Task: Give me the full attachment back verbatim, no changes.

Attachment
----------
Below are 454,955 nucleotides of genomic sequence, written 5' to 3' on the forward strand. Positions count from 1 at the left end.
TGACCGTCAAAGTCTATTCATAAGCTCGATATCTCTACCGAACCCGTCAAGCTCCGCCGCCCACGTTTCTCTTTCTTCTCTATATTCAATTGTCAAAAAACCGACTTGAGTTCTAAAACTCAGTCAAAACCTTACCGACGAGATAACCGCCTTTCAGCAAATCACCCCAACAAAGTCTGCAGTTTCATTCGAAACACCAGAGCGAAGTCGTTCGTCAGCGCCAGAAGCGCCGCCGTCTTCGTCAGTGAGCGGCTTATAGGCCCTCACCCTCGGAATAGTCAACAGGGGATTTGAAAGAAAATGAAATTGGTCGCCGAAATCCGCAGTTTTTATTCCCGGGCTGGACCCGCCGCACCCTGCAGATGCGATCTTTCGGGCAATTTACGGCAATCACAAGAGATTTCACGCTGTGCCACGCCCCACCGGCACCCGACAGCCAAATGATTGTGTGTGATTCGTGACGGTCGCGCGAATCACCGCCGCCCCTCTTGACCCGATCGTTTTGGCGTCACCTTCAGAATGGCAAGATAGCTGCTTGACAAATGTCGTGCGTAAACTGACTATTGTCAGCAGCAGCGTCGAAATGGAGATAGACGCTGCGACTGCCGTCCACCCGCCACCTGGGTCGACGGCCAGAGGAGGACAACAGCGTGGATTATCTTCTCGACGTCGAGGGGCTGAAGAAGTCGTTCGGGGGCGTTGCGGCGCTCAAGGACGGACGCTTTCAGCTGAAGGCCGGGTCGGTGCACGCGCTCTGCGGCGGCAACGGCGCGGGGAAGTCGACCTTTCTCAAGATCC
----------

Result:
Below are 454,955 nucleotides of genomic sequence, written 5' to 3' on the forward strand. Positions count from 1 at the left end.
TGACCGTCAAAGTCTATTCATAAGCTCGATATCTCTACCGAACCCGTCAAGCTCCGCCGCCCACGTTTCTCTTTCTTCTCTATATTCAATTGTCAAAAAACCGACTTGAGTTCTAAAACTCAGTCAAAACCTTACCGACGAGATAACCGCCTTTCAGCAAATCACCCCAACAAAGTCTGCAGTTTCATTCGAAACACCAGAGCGAAGTCGTTCGTCAGCGCCAGAAGCGCCGCCGTCTTCGTCAGTGAGCGGCTTATAGGCCCTCACCCTCGGAATAGTCAACAGGGGATTTGAAAGAAAATGAAATTGGTCGCCGAAATCCGCAGTTTTTATTCCCGGGCTGGACCCGCCGCACCCTGCAGATGCGATCTTTCGGGCAATTTACGGCAATCACAAGAGATTTCACGCTGTGCCACGCCCCACCGGCACCCGACAGCCAAATGATTGTGTGTGATTCGTGACGGTCGCGCGAATCACCGCCGCCCCTCTTGACCCGATCGTTTTGGCGTCACCTTCAGAATGGCAAGATAGCTGCTTGACAAATGTCGTGCGTAAACTGACTATTGTCAGCAGCAGCGTCGAAATGGAGATAGACGCTGCGACTGCCGTCCACCCGCCACCTGGGTCGACGGCCAGAGGAGGACAACAGCGTGGATTATCTTCTCGACGTCGAGGGGCTGAAGAAGTCGTTCGGGGGCGTTGCGGCGCTCAAGGACGGACGCTTTCAGCTGAAGGCCGGGTCGGTGCACGCGCTCTGCGGCGGCAACGGCGCGGGGAAGTCGACCTTTCTCAAGATCC